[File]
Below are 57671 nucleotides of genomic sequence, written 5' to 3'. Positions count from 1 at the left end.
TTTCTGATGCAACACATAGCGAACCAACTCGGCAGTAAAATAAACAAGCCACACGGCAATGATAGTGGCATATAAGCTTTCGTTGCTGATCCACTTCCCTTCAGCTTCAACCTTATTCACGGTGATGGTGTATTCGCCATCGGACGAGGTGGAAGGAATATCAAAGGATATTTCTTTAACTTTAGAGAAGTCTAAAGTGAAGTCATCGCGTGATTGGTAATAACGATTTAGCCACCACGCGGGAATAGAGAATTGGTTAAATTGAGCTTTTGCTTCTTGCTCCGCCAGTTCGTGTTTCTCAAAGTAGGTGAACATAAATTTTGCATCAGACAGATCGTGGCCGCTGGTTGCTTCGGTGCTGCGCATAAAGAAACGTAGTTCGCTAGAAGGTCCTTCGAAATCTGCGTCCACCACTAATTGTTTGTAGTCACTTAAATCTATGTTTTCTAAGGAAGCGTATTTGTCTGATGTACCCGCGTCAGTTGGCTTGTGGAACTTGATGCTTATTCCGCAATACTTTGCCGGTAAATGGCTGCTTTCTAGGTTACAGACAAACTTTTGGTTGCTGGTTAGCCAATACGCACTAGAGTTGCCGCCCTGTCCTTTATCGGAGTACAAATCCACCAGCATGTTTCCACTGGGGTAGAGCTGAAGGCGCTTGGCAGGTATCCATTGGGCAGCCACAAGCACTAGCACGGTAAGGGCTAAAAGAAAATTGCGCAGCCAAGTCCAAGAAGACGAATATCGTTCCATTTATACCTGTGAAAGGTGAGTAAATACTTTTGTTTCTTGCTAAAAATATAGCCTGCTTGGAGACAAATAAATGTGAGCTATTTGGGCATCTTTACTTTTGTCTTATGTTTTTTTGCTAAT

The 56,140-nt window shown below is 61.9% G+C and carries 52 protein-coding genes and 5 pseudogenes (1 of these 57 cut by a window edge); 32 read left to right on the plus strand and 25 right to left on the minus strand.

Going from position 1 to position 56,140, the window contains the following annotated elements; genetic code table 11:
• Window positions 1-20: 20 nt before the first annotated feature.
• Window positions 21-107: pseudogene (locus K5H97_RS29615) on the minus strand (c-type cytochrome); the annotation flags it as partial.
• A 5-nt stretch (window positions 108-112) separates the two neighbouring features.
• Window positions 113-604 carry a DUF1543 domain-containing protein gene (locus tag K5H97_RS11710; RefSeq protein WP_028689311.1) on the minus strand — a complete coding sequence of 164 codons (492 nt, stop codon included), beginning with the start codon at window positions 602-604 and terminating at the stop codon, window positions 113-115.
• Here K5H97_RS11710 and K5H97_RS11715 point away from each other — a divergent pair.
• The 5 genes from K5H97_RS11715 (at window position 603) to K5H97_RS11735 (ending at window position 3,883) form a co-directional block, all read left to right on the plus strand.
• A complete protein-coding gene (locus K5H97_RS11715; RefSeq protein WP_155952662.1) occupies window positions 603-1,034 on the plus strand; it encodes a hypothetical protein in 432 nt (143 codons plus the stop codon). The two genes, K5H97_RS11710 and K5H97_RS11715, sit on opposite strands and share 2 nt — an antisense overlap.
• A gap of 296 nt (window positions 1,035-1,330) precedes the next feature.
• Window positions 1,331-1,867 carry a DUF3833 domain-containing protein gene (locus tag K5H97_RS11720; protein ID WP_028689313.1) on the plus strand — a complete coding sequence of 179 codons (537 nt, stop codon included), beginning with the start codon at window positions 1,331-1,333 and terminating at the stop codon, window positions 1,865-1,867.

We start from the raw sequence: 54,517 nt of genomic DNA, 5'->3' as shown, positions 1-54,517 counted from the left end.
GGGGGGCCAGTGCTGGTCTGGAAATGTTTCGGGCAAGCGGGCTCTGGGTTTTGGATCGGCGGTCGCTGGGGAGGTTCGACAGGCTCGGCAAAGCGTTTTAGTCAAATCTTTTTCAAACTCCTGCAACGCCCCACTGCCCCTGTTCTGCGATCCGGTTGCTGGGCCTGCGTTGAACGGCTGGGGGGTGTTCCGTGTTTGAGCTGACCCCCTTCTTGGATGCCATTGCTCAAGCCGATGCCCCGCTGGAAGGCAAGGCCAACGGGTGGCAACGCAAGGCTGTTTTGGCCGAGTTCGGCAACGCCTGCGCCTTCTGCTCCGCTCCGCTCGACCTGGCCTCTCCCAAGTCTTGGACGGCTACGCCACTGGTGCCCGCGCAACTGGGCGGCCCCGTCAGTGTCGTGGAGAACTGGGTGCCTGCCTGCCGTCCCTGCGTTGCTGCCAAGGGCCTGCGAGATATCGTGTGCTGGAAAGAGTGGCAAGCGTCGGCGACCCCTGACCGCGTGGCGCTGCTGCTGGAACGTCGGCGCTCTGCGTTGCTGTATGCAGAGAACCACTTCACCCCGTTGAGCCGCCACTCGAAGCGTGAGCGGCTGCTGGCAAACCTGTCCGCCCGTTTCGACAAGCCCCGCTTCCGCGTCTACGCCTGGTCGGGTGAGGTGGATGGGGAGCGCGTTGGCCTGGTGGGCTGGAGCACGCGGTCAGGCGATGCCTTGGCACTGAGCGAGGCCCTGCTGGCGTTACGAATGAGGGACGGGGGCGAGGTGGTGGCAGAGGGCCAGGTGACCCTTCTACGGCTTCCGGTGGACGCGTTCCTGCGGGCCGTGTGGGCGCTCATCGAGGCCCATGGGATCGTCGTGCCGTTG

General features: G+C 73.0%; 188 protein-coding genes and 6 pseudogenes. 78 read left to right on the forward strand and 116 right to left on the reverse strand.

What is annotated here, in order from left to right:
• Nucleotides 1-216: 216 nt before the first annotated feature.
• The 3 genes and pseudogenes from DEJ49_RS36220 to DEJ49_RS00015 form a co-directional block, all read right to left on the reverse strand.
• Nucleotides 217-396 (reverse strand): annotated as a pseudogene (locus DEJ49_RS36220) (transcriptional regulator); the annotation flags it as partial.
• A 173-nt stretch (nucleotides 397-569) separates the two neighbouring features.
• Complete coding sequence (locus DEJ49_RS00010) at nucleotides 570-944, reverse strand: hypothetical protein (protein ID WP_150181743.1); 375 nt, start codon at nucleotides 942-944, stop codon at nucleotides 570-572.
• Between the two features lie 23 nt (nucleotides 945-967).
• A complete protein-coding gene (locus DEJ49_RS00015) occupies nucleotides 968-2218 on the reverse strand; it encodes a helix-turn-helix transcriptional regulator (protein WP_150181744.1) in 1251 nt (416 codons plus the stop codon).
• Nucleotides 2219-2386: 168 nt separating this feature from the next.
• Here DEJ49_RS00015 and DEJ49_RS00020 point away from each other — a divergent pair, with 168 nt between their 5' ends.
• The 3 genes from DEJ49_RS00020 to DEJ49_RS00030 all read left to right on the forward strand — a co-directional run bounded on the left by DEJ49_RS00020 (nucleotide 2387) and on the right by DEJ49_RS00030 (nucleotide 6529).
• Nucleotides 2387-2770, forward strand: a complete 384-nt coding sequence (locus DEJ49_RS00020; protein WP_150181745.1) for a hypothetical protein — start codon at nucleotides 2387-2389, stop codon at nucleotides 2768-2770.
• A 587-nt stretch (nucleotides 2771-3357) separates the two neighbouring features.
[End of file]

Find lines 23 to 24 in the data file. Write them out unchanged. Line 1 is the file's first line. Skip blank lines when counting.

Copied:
• Between the two features lie 23 nt (nucleotides 945-967).
• A complete protein-coding gene (locus DEJ49_RS00015) occupies nucleotides 968-2218 on the reverse strand; it encodes a helix-turn-helix transcriptional regulator (protein WP_150181744.1) in 1251 nt (416 codons plus the stop codon).